U.S. oil jumps 10 percent on stimulus hopes

NEW YORK Fri Feb 13, 2009 3:28pm EST

Traders work in the crude oil futures trading pit at the New York Mercantile Exchange, February 12, 2009. REUTERS/Mike Segar

Traders work in the crude oil futures trading pit at the New York Mercantile Exchange, February 12, 2009.

Credit: Reuters/Mike Segar

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NEW YORK (Reuters) - U.S. oil jumped 10 percent on Friday on hopes the U.S. economic stimulus package could help pull the economy out of a 14-month recession.

The U.S. House of Representatives on Friday approved the $787 billion package of spending and tax cuts and the Senate was expected to vote on the plan later in the day.

"It looks like a bounce on stimulus hopes," said Tom Bentz, analyst at BNP Paribas Commodity Futures.

U.S. crude for March delivery rose $3.53 to settle at $37.51 a barrel. London Brent crude for April settled down $1.22 to $44.81 a barrel.

Further support came as traders booked profits by selling the spread between front and second month futures contracts, analysts said. U.S. crude for April delivery eased 20 cents at its settlement to $41.97.

"Those that were short March and long April are reversing that, taking profits and getting out of that spread play before the long weekend. And (March) options are expiring on Tuesday after the holiday," said Phil Flynn, analyst at Alaron Trading in Chicago.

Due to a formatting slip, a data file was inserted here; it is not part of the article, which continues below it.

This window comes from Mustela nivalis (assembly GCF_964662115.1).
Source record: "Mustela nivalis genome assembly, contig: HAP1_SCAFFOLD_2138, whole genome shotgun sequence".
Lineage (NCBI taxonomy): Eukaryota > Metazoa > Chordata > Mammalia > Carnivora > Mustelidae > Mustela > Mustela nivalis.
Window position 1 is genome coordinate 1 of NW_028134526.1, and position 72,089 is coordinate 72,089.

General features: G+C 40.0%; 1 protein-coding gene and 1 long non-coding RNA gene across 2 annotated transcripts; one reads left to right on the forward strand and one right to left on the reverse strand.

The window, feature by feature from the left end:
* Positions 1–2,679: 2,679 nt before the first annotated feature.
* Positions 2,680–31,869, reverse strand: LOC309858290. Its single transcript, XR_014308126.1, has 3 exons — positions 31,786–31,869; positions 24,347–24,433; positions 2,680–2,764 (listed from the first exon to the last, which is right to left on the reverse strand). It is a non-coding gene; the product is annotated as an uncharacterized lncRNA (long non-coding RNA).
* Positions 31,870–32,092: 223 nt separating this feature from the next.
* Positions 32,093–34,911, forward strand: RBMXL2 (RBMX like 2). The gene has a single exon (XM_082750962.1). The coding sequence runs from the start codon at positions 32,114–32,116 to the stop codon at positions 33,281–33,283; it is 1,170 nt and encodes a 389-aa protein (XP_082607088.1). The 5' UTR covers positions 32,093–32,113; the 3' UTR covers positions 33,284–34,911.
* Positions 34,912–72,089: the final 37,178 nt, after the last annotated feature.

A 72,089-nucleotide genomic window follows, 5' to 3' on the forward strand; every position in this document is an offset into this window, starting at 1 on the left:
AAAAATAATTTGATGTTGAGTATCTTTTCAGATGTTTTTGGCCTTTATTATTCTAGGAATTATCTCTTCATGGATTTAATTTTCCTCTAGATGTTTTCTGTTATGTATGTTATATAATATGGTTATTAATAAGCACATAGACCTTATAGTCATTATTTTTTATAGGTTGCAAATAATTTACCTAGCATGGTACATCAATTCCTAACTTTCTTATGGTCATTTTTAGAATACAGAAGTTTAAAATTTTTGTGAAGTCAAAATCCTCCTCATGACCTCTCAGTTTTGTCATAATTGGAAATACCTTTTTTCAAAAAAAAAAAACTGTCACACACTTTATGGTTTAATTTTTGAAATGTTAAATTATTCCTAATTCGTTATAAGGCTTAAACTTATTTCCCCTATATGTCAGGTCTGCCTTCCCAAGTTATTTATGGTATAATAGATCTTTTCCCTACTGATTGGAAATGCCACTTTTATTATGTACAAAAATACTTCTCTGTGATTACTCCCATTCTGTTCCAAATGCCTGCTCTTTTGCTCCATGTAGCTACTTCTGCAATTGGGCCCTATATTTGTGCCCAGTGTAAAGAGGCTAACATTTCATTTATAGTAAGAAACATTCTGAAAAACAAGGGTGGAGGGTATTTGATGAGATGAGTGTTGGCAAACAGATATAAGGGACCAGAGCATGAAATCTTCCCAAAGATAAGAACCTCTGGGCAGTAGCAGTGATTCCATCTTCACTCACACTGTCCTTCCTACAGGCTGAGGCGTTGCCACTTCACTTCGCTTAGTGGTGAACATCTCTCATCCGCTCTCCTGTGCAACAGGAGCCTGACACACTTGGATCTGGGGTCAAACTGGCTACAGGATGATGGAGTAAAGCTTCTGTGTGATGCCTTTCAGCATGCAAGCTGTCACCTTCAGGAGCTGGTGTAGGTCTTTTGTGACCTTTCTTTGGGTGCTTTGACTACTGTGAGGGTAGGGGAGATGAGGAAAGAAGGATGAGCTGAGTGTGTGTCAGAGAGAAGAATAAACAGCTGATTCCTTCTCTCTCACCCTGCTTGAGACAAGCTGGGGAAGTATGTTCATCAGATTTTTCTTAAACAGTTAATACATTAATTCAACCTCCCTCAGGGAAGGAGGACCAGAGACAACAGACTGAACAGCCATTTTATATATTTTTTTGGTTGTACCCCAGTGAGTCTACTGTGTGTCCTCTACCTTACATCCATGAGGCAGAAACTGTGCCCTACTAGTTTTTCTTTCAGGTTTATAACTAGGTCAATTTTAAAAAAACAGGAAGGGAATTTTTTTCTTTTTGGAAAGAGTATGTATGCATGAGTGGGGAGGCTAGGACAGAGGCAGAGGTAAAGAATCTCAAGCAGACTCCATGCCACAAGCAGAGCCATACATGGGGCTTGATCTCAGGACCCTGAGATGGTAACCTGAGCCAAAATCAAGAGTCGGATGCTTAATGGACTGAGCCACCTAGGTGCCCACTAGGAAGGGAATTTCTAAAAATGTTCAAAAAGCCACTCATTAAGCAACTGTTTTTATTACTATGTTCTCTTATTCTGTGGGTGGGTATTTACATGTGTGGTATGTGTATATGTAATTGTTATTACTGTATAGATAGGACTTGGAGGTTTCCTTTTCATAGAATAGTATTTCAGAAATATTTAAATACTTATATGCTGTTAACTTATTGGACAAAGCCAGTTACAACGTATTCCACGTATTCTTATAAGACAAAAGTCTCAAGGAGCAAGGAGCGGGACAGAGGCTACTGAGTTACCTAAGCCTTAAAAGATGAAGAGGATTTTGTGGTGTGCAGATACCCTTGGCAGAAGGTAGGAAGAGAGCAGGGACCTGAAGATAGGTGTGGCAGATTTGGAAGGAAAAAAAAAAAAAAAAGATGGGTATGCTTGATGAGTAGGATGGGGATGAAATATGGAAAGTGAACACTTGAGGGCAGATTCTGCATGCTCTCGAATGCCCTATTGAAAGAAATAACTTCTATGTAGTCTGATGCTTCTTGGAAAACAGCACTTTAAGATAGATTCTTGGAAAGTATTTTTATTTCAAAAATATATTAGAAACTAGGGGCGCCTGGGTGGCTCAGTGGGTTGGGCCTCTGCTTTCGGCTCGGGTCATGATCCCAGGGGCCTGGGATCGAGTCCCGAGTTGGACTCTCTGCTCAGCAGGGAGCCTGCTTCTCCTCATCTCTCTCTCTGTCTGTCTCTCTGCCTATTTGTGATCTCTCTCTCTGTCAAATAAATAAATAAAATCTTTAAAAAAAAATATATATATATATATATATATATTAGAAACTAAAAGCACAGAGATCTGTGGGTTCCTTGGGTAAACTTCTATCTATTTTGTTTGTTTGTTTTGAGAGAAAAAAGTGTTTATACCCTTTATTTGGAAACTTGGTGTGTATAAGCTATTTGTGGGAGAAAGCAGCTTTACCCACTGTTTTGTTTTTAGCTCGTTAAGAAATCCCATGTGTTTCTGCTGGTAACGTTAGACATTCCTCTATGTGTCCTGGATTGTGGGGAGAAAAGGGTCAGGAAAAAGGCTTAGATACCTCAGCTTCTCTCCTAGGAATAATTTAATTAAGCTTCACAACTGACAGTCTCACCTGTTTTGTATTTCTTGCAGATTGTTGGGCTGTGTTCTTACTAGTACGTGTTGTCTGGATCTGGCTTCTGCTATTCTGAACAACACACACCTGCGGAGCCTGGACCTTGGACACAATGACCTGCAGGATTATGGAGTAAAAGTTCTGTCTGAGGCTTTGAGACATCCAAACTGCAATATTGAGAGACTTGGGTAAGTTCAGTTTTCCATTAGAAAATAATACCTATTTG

Oil prices have tumbled from their peak over $147 a barrel last year as the economic downturn has spread to all regions of the world, cutting energy consumption.

Producer group OPEC cut its forecast for world oil demand, adding to a wave of demand cuts made by other forecasters this year.

Making a possible case for further supply cuts, OPEC said in its monthly report that global demand would fall by 580,000 barrels per day (bpd) in 2009 to average 85.13 million bpd.

The cartel agreed to a series of deep production cuts in the second half of 2008 to combat the slide in prices and demand. OPEC is next scheduled to meet in March, with some members calling for another reduction in supplies.

The International Energy Agency said that global markets are already tightening, and that any move by OPEC to further restrict supplies could send oil prices higher.

(Reporting by Matthew Robinson, Robert Gibbons, and Gene Ramos in New York; Christopher Johnson and David Sheppard in London and Fayen Wong in Perth; Editing by Marguerita Choy)

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